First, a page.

The Most Valuable Feedback in the World is Your Students

reflective teacher

“We all need people who give us feedback.   That is how we improve.”

                                                                                        -Bill Gates

Our harshest critics, are often times the students whom we serve. I have the privilege of teaching an amazing group of junior high students. They may be some of the harshest critics of them all.

One thing I love about teaching children is they are brutally honest. If they don’t enjoy something, they will let you know. The opposite is also true, if they enjoy something, they will most certainly let you know.

Every day that I enter my classroom, I receive feedback throughout the day.   I can tell when my students are engaged. I can tell when my students are anticipating a lesson. I can also tell when my students are bored out of their minds.   This feedback is invaluable.

As teachers, we must ask ourselves, am I listening to my students’ feedback? There is some feedback from students that we can ignore. Decisions we make based on classroom climate, culture, discipline, etc. may be unpopular but needed.

There is a whole stream of feedback that we must listen to, however. We must answer tough questions as educators. Are we engaging our students? Are we meeting all of our students needs? Are we serving our students to the best of our abilities?

This is when we must listen to the feedback our students are giving us. It is invaluable. Furthermore, if we listen to it, it will make us all the stronger as an educator.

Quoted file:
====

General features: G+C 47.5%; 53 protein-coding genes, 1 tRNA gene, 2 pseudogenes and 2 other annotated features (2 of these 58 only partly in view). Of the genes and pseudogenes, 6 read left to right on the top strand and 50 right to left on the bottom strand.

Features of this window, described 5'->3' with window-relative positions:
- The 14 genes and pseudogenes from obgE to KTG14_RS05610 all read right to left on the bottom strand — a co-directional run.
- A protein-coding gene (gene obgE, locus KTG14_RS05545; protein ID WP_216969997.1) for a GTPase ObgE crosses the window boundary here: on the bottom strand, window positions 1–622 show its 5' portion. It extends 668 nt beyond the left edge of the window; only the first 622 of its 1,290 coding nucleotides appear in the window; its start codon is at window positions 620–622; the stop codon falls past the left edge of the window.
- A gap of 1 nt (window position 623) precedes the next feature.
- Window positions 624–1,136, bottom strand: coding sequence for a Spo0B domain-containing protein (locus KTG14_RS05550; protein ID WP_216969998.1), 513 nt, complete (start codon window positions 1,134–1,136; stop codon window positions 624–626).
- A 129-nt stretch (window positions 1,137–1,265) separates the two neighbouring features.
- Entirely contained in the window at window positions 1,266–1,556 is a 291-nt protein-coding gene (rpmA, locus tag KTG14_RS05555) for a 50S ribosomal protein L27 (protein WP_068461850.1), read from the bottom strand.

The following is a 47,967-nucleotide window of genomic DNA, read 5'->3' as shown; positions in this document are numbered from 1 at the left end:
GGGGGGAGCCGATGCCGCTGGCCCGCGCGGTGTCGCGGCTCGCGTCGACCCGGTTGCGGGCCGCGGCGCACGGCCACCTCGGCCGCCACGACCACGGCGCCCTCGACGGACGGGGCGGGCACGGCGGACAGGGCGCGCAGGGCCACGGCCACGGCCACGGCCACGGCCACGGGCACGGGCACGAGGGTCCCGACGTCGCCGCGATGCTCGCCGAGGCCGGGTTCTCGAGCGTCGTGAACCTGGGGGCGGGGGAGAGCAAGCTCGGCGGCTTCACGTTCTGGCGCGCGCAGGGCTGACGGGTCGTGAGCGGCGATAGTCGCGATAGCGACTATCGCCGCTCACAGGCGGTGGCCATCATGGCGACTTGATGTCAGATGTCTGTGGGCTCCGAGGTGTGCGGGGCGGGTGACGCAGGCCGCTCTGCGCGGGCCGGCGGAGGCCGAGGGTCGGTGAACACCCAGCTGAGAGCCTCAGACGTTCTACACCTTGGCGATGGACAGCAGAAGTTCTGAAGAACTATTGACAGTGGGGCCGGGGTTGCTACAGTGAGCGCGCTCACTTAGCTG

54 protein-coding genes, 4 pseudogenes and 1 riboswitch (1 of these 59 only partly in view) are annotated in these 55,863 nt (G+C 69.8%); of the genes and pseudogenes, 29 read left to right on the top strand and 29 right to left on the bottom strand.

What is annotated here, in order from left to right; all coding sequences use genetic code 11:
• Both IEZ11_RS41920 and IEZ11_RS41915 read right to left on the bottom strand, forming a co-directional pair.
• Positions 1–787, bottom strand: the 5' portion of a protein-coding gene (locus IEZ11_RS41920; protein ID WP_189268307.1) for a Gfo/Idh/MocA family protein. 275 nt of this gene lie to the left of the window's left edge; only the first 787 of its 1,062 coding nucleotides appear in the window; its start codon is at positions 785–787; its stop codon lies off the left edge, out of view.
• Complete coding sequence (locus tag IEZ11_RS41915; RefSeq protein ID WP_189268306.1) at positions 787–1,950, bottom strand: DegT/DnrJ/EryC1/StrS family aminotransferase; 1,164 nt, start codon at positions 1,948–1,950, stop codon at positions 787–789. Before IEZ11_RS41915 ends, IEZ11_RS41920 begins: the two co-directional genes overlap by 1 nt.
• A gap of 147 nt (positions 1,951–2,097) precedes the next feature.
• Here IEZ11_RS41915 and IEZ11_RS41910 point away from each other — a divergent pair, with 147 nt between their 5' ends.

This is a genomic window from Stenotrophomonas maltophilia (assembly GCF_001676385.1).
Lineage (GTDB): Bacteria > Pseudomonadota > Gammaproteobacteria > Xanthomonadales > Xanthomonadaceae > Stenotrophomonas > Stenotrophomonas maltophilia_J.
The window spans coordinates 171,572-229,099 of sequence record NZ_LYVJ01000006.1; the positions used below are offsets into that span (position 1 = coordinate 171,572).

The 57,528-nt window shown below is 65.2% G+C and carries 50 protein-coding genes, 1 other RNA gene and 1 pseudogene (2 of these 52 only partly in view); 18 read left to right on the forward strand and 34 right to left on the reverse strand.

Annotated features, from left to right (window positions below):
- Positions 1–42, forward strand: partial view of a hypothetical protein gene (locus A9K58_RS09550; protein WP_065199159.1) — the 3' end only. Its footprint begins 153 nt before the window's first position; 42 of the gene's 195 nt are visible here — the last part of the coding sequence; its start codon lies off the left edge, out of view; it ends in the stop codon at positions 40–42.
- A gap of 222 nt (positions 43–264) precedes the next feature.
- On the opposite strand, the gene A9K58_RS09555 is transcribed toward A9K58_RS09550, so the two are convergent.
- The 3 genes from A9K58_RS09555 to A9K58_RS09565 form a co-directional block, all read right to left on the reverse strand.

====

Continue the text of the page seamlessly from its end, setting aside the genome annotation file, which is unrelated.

My students have called me to task before. My junior high students used to have an inward grown when it was time for science class. I knew I had to make more of an effort to engage them in class. I had to add more hands-on activities, more experiments, and more labs. I had become too dependent on the lecture as the basis for my science class. It was easy. It had become a crutch. I knew I had to change, based upon the feedback of my students.

Now I have students who look forward to science class and the topics we will be learning. While never perfect, my students helped me become a better teacher for them. We must be open to not only identifying our students feedback, we must be open to implementing change based on that feedback.

“We must be open to not only identifying our students feedback, we must be open to implementing change based on that feedback.”

As Bill Gates stated in the opening quote, it is how we improve. As educators, we should be compelled to be reflective. We ought not be afraid of constant evaluation; we shall embrace it.

What kind of teacher do you want to be? More importantly, what kind of teacher do you want your students to see you as? By listening to their feedback and being open and honest with them, it shows them that you care. It fosters a relationship with your students that cannot be measured.

Finally, how can we insist on our students to improve and grow as learners, if we are not continually growing and learning ourselves?

Listen. Listen with an open heart and a reflective mind.

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The Results Speak for Themselves…Increased Federal Spending Does Not Correlate to Increased Test Scores

Dollar